British Colonial Geological Surveys

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    PLANNED co-operation in the development of backward areas may well serve modern needs better than unrestricted and often wasteful competition ; and this applies particularly in connexion with the mineral development of vast, virtually unexplored regions. such as are presented by the continent of Africa .The recent proposal to supplement various Colonial Surveys, particularly in Africa, by American geologists, therefore, deserves careful consideration. In commercial work there has at times been considerable collaboration between geologists of all English-speaking countries, as evidenced during the copper development period in Northern Rhodesia, when millions of subscribed capital were spent on exploration by the companies concerned. The results that they obtained were not, however, generally made public ; there is no published map of the special areas which were explored in that large territory.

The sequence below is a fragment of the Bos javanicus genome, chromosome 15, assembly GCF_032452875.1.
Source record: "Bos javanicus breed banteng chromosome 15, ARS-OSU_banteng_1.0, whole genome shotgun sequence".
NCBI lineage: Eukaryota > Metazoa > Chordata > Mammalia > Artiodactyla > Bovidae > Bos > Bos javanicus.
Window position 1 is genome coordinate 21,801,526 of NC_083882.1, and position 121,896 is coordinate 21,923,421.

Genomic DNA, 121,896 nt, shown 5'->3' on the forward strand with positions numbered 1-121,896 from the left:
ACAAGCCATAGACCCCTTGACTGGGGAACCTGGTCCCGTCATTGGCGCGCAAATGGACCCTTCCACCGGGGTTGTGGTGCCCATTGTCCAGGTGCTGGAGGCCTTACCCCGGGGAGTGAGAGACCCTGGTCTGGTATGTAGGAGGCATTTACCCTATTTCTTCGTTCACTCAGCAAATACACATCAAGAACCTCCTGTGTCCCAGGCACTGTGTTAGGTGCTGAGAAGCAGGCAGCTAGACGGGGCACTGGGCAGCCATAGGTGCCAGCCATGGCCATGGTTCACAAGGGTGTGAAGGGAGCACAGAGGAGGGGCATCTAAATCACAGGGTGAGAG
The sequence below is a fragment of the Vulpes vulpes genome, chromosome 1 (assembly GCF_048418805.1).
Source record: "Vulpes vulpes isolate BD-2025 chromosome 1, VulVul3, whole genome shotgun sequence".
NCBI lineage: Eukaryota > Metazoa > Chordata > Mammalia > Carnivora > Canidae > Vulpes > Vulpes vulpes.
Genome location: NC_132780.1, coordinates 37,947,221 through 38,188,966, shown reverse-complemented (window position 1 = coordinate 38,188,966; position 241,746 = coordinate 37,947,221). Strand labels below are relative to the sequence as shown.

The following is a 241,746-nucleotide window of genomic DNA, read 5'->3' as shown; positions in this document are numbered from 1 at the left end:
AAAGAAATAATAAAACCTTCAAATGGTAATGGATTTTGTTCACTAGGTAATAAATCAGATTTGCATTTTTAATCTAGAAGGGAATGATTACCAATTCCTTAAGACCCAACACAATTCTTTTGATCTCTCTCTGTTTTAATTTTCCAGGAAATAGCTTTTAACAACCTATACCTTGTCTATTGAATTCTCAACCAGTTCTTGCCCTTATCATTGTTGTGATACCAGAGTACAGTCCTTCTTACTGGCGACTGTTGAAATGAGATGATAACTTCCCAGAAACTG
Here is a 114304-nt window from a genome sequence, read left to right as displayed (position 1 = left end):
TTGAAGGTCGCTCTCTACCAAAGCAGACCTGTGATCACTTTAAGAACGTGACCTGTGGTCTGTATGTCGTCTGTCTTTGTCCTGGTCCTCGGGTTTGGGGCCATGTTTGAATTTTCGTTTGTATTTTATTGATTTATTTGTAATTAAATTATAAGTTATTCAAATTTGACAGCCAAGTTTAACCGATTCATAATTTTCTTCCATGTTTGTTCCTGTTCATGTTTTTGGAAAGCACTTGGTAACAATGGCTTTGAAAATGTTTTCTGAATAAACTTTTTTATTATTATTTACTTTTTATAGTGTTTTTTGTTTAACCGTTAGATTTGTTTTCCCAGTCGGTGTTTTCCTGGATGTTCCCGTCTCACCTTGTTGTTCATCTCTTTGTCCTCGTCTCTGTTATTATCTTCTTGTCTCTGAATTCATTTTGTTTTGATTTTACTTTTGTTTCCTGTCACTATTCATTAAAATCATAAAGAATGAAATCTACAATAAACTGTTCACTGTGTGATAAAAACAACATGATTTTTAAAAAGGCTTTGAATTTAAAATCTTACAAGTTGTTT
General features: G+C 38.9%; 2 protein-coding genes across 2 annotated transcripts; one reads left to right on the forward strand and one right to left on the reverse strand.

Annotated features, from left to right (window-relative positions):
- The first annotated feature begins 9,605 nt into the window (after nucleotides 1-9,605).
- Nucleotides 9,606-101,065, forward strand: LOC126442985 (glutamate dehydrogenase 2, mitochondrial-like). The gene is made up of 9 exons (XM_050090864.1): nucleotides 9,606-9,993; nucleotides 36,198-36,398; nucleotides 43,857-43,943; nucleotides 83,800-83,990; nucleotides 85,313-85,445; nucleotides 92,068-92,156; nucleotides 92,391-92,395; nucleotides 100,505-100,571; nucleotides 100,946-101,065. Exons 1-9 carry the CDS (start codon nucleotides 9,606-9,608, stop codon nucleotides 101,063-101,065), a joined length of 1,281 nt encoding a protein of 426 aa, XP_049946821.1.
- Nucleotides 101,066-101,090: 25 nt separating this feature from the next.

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    British Colonial Geological Surveys. Nature 163, 817–818 (1949) doi:10.1038/163817a0

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